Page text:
The Wildrose Party with Danielle Smith holding the reins appears to continue to lead the Alberta Progressive Conservatives handily. Actual Alberta politicians and astonished onlookers may not appear exactly as illustrated. Below: PC leadership candidates Jim Prentice, Thomas Lukaszuk and Ric McIver, none of whom seems to be making much difference to their foundering party’s fortunes, and the real Ms. Smith.
The latest version of a regular Alberta poll, which was conducted in late May, shows the Wildrose Party far in the lead with 41 per cent of committed voters.
Significantly, the arrival in the Progressive Conservative leadership race of presumed heir apparent Jim Prentice doesn’t seem to have made much difference yet to the foundering governing party’s fortunes. With 24 per cent of committed voters, the Tories continue to lag the Wildrose Party led by Opposition Leader Danielle Smith significantly, according to the online survey of 1,470 Albertans carried out between May 20 and 25 by ThinkHQ Public Affairs.
Mr. Prentice officially joined the race by submitting his nomination papers on May 16, but his intention to run was well known long before that.
The Alberta New Democrats held the loyalty of a healthy 17 per cent of the province’s committed voters, according to the results of ThinkHQ’s “Eye on Alberta” poll, a copy of which has been obtained by Alberta Diary. This is a shift of 7 per cent from the NDP’s vote share of 10 per cent on April 2012.
Given the geographic concentration of the NDP’s vote in the Alberta Capital Region around Edmonton, this suggests the New Democrats could emerge as the official opposition after the next provincial election if these patterns hold.
These numbers are significant in that they clearly indicate all three opposition parties are holding their core support – which is not good news for the PCs under whoever emerges as their new leader, because the party only survived under Alison Redford in 2012 by persuading NDP and Liberal voters, plus many who had been contemplating casting a Wildrose ballot, to switch back to the Tory Mothership.
The ThinkHQ survey indicated the Wildrose leads in all regions of the province, often dramatically – with committed support at 44 per cent in Calgary, 32 per cent in Edmonton, 40 per cent in the north, 52 per cent in the central region and 48 per cent in the south. (In rural areas with towns and cities broken out, the Wildrose leads by 64 per cent province-wide, the poll says.)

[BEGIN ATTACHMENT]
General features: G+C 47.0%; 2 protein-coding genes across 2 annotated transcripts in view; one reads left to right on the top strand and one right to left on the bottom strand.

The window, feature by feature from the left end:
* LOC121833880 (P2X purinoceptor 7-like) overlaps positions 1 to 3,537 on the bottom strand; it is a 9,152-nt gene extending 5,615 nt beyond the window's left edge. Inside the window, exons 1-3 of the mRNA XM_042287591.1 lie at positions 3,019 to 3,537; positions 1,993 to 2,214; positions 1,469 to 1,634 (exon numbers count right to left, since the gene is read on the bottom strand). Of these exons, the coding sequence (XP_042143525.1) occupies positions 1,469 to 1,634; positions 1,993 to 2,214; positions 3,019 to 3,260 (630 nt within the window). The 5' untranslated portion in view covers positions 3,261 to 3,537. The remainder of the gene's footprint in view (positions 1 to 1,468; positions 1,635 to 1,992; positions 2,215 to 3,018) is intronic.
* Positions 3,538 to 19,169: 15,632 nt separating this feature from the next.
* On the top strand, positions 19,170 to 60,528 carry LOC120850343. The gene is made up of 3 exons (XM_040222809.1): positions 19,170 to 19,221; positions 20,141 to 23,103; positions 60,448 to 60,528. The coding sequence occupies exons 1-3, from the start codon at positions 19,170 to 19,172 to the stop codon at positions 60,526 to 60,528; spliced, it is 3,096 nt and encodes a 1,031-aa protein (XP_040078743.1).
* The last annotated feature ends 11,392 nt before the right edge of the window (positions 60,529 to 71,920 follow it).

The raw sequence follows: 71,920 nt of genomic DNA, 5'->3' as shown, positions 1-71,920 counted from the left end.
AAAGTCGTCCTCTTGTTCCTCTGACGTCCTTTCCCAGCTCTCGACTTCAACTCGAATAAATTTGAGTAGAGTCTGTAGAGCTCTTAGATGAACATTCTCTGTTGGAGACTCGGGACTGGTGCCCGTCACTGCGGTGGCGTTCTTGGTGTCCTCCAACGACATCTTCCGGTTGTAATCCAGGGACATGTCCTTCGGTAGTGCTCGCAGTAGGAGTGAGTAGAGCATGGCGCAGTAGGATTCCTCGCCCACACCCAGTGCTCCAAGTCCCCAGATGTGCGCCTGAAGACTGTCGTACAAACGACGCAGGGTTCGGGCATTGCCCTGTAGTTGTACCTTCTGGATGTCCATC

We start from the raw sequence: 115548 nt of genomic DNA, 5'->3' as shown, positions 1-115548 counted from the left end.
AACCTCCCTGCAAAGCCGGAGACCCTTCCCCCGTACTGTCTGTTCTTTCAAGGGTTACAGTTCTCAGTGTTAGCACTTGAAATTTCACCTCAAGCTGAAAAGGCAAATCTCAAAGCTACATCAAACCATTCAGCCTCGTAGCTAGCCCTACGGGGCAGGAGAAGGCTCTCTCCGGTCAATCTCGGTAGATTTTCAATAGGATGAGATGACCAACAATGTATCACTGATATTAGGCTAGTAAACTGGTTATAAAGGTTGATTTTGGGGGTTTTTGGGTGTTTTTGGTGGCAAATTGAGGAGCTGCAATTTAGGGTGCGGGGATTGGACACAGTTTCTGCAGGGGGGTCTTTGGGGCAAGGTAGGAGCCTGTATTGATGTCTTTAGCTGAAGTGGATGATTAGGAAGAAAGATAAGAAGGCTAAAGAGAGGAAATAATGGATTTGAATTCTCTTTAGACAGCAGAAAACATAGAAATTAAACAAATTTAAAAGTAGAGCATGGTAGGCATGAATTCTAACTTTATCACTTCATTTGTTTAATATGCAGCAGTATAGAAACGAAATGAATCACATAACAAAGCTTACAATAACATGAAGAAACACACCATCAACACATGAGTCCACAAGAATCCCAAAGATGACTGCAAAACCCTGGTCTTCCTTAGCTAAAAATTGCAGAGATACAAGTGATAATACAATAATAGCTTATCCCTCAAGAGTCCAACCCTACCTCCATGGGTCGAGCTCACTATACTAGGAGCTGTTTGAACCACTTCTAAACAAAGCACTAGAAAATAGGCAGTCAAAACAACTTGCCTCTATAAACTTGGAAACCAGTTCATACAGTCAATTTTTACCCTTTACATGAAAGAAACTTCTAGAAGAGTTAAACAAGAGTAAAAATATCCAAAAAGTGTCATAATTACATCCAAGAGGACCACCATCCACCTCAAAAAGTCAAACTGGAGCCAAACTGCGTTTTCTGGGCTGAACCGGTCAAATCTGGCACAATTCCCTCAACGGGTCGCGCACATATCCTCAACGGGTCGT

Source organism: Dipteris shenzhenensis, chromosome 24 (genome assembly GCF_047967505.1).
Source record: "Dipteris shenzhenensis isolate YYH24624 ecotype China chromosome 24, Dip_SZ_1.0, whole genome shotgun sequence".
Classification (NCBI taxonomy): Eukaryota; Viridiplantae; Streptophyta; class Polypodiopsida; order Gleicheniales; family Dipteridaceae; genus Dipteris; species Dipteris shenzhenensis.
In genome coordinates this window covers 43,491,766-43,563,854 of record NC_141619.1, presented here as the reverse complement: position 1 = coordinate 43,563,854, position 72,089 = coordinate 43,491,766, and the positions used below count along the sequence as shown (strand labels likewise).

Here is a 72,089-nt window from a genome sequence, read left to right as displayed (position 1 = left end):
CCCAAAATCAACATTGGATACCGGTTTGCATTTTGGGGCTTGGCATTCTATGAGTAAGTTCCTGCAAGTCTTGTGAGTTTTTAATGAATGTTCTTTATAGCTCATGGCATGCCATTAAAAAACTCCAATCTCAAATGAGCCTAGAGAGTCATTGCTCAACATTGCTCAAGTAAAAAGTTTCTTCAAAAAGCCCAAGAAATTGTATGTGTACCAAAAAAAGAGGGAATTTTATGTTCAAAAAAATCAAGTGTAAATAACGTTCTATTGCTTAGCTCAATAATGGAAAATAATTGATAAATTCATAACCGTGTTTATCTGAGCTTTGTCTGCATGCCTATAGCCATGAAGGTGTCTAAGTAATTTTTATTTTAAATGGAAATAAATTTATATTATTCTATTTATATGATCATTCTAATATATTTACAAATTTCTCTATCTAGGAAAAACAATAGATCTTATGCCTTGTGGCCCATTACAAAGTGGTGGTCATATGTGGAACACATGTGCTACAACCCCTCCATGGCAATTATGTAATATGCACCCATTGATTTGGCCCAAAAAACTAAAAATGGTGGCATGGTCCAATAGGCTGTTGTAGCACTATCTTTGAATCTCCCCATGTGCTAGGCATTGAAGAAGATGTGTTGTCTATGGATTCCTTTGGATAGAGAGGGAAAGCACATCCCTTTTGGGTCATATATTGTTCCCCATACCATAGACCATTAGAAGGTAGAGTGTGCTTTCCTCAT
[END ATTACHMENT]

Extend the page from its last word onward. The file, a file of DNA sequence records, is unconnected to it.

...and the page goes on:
The Tories were a distant second in all regions expect Edmonton, where the NDP is No. 2 at 27 per cent, compared with the PCs’ 17 per cent.
Likewise, the Wildrose Party leads among all age groups, and among both men and women, with the PCs a distant second in all categories except under-35s, where the NDP is second at 24 per cent to the Wildrose’s 37 per cent.
Throwing in the different PC leadership candidates doesn’t do much to improve the Tories’ popularity – at this point in the PC leadership contest, anyway.
While the poll indicates Mr. Prentice – the former banker, lobbyist and federal cabinet minister – still enjoys overwhelming support compared with the other candidates among committed PC voters, “Prentice as leader wouldn’t necessarily make PCs immediately viable,” said pollster Marc Harvey in his analysis.
Tying the candidates’ names to provincial vote intentions in a mock ballot for a future general election yielded the following results:
- With Mr. Prentice as leader – Wildrose 41 per cent, PC 27 per cent, NDP 16 per cent, Liberal 13 per cent, Other 3 per cent
- With former Calgary city councillor and infrastructure minister Ric McIver as leader – Wildrose 45 per cent, PC 20 per cent, NDP 16 per cent, Liberal 15 per cent, Other 4 per cent
- With former labour minister Thomas Lukaszuk as leader – Wildrose 47 per cent, PC 16 per cent, NDP 16 per cent, Liberal 18 per cent, Other 4 per cent.
As for Mr. Lukaszuk’s positive impact on the potential Liberal vote … go figure!
Other interesting findings from the ThinkHQ May poll include the suggestion 64 per cent of Albertans have reached the conclusion that 43 years in power is too long for one party.
In addition, as Mr. Henry wrote in his analysis, Premier pro tempore Dave Hancock has been “a reasonably benign caretaker” for the PC Party, with the Conservative vote inching back up under his leadership from a low of 19 per cent last March, largely at the expense of the Wildrose Party.
The PC leadership race, Mr. Henry said in one of the slides in which this report was delivered, is “changing the channel” from former premier Alison Redford, “but ‘reincarnation’ (of the) PC party not assured.” He described the PC brand as “very resilient but very wounded.”
The poll also showed Ms. Smith’s job performance was approved of by 47 per cent of respondents, and disapproved of by 38 per cent. This compared to Mr. Hancock’s approval rate of 32 per cent and disapproval rate of 37 per cent. (That was a far cry, however, from the 75-per-cent disapproval rate Ms. Redford was getting toward the end of her leadership.)
Retiring NDP leader Brian Mason had an approval rate of 39 per cent, and a disapproval rate of 34 per cent, while Liberal Leader Raj Sherman had an approval rate of 36 per cent and a disapproval rate of 39 per cent.
Of course, some caveats must accompany any report of a poll based on ThinkHQ’s online methodology.
As noted in Alberta Diary’s coverage of the last ThinkHQ poll, there is a potential for selection bias in any online panel and according to many polling experts online panels should not publish margins of error, implying more statistical validity than such a poll can really claim. ThinkHQ does regardless, saying the margin of error for the poll is plus or minus 2.6 per cent.